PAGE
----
Q. What do you believe the key to growing this business is?

As shown by our recent acquisition of app development consultancy Lemon Labs, we are investing heavily in mobile. We believe that within a year 80% of all our appointments will be booked through a smartphone. 

Q. What metrics do you look at every day?

  • The number of new suppliers
  • The number of new & repeat customers
  • Customer satisfaction

Q. What’s been the most unexpectedly valuable lesson you’ve learnt so far?

We were the first company to really tackle this market and it took us a few different attempts before we cracked the right business model.  We started with a listing/classified business and then launched a very popular daily beauty deals site in 2010 but we realised that our customers wanted to book regular hair and beauty maintenance and not just impulse buy. You can’t run a company on impulse purchases. So in early 2012, we wound down the daily deal side of the company to focus on spa and salon bookings. We’ve never looked back.

Q. What’s been your biggest mistake so far?

In 2010, we launched a daily deals site in the States. We hadn’t thought the product through thoroughly enough and didn’t have sufficient funding. It didn’t take long to realise it wasn’t working and after 6 months, we decided to pull out.

Q. What do you think is on the horizon for your industry in the year ahead?

The broader picture is continuing to build our presence across Europe.

With the continued growth of mobile and apps, another area we will be concentrating on is mobile. All of our data points towards people booking their hair and beauty appointments out of salon opening hours and more and more last minute. Over 20% of our bookings are booked within 3 hours of the appointment and with real time availability growing rapidly we are going to see this figure increasing exponentially.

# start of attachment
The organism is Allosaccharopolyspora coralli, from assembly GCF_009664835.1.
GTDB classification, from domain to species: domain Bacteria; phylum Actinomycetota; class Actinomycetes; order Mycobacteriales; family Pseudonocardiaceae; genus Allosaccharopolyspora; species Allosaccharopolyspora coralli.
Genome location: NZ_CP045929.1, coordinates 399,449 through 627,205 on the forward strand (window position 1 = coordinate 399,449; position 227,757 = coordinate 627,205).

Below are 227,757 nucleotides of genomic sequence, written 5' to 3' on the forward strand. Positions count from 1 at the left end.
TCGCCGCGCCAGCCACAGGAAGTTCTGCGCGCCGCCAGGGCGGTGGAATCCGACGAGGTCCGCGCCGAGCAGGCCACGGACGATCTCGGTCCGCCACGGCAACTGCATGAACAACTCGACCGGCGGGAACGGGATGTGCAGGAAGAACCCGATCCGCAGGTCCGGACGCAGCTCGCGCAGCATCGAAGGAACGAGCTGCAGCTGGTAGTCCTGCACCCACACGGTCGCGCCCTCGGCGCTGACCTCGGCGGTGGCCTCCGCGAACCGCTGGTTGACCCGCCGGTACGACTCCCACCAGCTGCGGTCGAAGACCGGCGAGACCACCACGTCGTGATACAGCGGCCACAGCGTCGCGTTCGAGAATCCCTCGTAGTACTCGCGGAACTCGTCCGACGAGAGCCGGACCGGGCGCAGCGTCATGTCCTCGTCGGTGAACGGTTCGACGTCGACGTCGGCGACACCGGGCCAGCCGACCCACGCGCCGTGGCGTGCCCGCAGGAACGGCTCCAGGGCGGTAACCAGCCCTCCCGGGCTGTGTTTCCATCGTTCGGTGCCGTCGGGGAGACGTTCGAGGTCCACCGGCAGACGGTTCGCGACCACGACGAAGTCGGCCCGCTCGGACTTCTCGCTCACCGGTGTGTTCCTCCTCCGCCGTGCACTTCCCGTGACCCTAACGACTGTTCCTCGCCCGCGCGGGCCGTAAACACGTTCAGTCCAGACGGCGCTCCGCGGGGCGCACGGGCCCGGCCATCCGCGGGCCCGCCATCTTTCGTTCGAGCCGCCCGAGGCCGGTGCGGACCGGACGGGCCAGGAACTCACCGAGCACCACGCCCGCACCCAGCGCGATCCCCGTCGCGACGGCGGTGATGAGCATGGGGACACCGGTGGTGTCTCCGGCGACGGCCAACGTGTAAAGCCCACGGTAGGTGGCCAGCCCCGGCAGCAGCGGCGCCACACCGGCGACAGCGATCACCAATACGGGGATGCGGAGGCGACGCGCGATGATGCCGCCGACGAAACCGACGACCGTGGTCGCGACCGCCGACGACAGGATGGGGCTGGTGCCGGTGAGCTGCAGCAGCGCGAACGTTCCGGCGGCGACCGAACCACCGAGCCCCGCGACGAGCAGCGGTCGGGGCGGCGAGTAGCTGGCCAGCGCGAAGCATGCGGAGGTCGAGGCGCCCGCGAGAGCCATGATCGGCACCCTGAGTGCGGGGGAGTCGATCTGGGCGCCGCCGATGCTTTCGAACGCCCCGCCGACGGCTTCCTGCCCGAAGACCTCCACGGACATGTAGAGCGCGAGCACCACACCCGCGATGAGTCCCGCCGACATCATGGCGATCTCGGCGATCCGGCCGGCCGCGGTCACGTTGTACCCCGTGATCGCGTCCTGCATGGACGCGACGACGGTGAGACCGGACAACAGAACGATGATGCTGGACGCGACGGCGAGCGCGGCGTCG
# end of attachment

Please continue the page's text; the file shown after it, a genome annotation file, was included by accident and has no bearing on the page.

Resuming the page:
Salon owners too are increasingly demanding to be able to run their salons from their mobile – it not only gives them greater flexibility and control over their business, but ensures they can provide a greater level of service to their customers. To this end we just released a dedicated app for our salon management software, Connect. It means salon owners, managers and staff can update their diaries ‘on the hop’. With offline capability they can check their schedules and block out times without an internet connection. All of this ensures downtime is kept to a minimum and their businesses are run as efficiently as possible.

Q. Which London startup/s are you watching, and why?

I love the UK start-up scene – I think we have a great group of entrepreneurs building some great companies but I am particularly a fan of marketplace businesses.  As a fellow Portuguese, I am proud of what Jose Neves is doing at Farfetch and I have made some seed investments in a number of exciting businesses including ClickMechanic which is disrupting the car repair market.